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Source: Long COVID - Muscle Weakness And Myalgia  Apr 19, 2022  1 month ago
BREAKING! Myalgia And Muscle Weakness In Long COVID Is Due To SARS-CoV-2 Downregulating Cellular Muscle Functions, Causing Muscle Injury And Cell Death!
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BREAKING! Myalgia And Muscle Weakness In Long COVID Is Due To SARS-CoV-2 Downregulating Cellular Muscle Functions, Causing Muscle Injury And Cell Death!
Source: Long COVID - Muscle Weakness And Myalgia  Apr 19, 2022  1 month ago
A new study by researchers from State University of Para, Belém-Brazil has found that the conditions of fatigue, muscle weakness, myalgia, and decline in physical and functional performance typically manifested in Long COVID is due to the SARS-CoV-2 virus using the host cellular machinery of the muscle cells for replication, which causes downregulation of cellular muscle functions, resulting in muscle injury and cell death! This is one of the first few studies that demonstrates the involvement of the skeletal muscles in long COVID-19!

To date, Long COVID involvement of the musculoskeletal system is characterized by the persistence or appearance of symptoms such as fatigue, muscle weakness, myalgia, and decline in physical and functional performance, even at 4 weeks after the onset of acute symptoms of COVID-19.
Muscle injury biomarkers are altered during the acute phase of the disease. The cellular damage and hyperinflammatory state induced by severe acute respiratory syndrome coronavirus 2 (SARS-CoV-2) infection may contribute to the persistence of symptoms, hypoxemia, mitochondrial damage, and dysregulation of the renin-angiotensin system.
Furthermore, the occurrence of cerebrovascular diseases, involvement of the peripheral nervous system, and harmful effects of hospitalization, such as the use of drugs, immobility, and weakness acquired in the intensive care unit, all aggravate muscle damage.
The Long COVID study findings show the involvement of SARS-CoV-2 virus in causing muscle tissue damage and the detailed multifactorial mechanisms of muscle tissue injury.
The study findings were published in the peer reviewed journal: Medical Virology.
The study team elucidated the mechanisms of the impact of long COVID-19 on the musculoskeletal system.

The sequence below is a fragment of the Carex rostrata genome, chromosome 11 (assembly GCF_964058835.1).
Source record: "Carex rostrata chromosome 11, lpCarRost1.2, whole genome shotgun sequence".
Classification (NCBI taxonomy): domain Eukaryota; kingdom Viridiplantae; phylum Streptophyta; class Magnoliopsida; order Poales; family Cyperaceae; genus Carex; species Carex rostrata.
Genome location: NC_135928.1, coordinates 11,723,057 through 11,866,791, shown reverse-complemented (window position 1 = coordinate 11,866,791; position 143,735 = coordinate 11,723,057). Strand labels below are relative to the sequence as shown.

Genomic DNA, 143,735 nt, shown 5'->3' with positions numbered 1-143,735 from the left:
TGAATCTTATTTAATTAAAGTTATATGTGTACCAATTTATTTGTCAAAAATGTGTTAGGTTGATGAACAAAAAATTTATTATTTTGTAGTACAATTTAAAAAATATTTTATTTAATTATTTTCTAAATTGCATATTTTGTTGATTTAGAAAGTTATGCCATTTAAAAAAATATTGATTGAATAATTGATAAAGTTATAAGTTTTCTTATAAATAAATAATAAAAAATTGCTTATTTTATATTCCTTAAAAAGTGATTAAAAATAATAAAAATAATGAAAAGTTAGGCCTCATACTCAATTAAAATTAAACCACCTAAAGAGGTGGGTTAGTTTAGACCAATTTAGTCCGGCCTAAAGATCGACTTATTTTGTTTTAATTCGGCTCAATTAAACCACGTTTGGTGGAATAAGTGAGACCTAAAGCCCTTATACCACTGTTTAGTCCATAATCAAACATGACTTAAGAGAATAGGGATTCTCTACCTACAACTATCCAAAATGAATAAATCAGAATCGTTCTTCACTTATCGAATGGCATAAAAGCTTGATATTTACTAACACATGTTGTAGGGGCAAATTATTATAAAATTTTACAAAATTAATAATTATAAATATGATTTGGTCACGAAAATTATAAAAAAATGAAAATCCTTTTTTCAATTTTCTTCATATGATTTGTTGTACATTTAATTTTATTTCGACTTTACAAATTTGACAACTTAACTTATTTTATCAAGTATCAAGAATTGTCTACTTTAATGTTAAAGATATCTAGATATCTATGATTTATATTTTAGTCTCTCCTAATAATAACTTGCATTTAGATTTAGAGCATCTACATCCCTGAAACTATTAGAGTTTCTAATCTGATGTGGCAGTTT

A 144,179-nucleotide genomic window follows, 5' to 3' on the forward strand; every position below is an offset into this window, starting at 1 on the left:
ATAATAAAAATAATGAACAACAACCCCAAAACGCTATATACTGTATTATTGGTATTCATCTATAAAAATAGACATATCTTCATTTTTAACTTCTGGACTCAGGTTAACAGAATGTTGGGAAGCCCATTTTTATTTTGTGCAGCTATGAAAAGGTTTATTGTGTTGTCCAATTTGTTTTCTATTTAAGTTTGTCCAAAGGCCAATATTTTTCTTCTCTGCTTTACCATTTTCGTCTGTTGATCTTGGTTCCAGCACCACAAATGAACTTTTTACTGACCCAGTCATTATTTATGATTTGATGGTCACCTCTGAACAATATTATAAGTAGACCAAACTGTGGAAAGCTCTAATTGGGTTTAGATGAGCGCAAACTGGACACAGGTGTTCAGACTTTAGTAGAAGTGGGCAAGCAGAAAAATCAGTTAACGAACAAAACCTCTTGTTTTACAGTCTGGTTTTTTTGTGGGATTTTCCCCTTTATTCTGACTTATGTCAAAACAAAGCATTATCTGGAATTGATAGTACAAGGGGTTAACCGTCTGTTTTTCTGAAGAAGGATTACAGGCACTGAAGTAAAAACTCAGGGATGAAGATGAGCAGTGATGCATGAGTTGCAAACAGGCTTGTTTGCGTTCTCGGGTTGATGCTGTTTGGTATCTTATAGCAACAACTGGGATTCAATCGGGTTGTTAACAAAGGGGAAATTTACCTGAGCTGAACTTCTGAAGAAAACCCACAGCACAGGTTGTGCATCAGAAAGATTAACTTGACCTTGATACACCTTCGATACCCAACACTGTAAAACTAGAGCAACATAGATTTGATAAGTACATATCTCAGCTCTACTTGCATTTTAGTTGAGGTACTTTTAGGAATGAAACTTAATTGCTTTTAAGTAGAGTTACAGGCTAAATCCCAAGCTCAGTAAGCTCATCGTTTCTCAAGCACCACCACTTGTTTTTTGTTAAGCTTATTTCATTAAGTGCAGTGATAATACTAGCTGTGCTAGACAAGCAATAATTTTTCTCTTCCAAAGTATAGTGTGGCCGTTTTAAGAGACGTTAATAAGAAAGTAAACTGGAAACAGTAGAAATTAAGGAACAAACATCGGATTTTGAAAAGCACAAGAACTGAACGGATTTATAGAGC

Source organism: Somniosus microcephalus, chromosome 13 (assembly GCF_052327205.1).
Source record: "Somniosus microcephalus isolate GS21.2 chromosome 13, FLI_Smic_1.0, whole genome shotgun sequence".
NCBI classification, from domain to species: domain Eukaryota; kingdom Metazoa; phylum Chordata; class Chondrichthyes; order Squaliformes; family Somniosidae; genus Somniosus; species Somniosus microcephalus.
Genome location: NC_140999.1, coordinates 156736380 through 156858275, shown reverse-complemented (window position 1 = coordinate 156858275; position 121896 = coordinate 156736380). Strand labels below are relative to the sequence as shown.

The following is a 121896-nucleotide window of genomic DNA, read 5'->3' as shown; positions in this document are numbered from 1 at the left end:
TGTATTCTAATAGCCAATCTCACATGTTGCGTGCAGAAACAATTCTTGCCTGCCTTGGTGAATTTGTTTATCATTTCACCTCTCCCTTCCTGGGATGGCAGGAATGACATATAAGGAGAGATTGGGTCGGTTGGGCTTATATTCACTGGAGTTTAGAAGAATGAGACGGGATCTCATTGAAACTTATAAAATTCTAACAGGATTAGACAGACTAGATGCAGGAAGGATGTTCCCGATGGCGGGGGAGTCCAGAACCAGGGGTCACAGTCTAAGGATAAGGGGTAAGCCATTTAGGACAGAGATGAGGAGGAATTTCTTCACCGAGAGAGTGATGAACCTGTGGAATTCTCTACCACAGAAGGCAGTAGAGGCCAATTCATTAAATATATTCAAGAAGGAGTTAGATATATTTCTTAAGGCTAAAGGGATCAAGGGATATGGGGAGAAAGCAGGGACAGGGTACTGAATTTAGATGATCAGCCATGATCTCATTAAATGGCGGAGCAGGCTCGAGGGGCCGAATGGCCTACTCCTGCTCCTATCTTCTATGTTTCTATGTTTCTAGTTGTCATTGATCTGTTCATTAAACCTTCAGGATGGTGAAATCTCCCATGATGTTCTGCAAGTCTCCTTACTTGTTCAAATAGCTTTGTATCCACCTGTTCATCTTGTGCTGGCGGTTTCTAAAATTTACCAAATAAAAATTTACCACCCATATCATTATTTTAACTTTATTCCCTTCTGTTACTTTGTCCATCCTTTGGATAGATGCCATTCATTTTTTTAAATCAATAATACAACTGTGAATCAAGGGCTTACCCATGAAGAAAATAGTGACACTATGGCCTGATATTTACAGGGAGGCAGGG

It was found that SARS-CoV-2 infections directly impacts the skeletal muscles or worsens already existing muscle injury, establishing effects on muscles characterized as a) primary, infecting the muscle cells, leading to cellular death; b) secondary, due to derangements in systems such as the respiratory system, central and peripheral nervous systems, c) tertiary, due to COVID-19 cytokine storm (peripheral neuropathy and myopathy); and d) quaternary, due prolonged immobilization (progressive reduction in muscle mass) and hospitalization (mechanical ventilation, drugs, myopathy, and neuropathy).
The SARS‐CoV‐2 coronavirus enters the cells of hosts by binding to angiotensin-converting enzyme 2 (ACE2), and this binding is potentiated by transmembrane serine protease 2 (TMPRSS2).
Importantly, the musculoskeletal tissues express TMPRSS2 and ACE2 and are thus, susceptible to COVID-19. It is highly probable that once bound to ACE2, the virus enters the muscle cells by endocytosis.
It was found that in endosomes, viral proteins fuse to cellular membranes on TMPRSS2 activation, resulting in the release of ribonucleic acid (RNA) into the cytoplasm. The SARS-CoV-2 virus uses the cellular machinery of the muscle cells for replication, which causes downregulation of cellular muscle fun ctions and thereby causes muscle injury and cell death.
Typically, COVID-19 results in severe hypoxemia and requirements of oxygen supplementation and mechanical ventilation. Diffuse alveolar injury with subsequent aggregation of inflammatory substances, deposition of fibrin and collagen, compromised gaseous exchange, and reduced permeability of alveolar capillaries takes place.
This resulting muscle hypoxia leads to impaired oxidative phosphorylation, decreased protein synthesis, reduced mitochondrial activity, and impaired adenosine triphosphate (ATP) generation with increased protein degradation and the resultant reduction in muscle mass. Hypoxia-inducible factor-1 alpha (HIF‐1α)-mediated increase in the pro-inflammatory cytokine levels takes place.
Anaerobic glycolysis occurs wherein pyruvate is transformed into lactate by the lactate dehydrogenase (LDH) enzyme. Further, activating Notch pathways, inhibiting phosphoinositide 3‐ kinase pathways, and damage to muscle regulatory factors like Myf5, MyoD, MyoD, etc., cause decreased myogenesis.
Furthermore, the reduced peripheral oxygen levels lead to exercise intolerance in long COVID-19.
Further Exacerbation By CNS Injury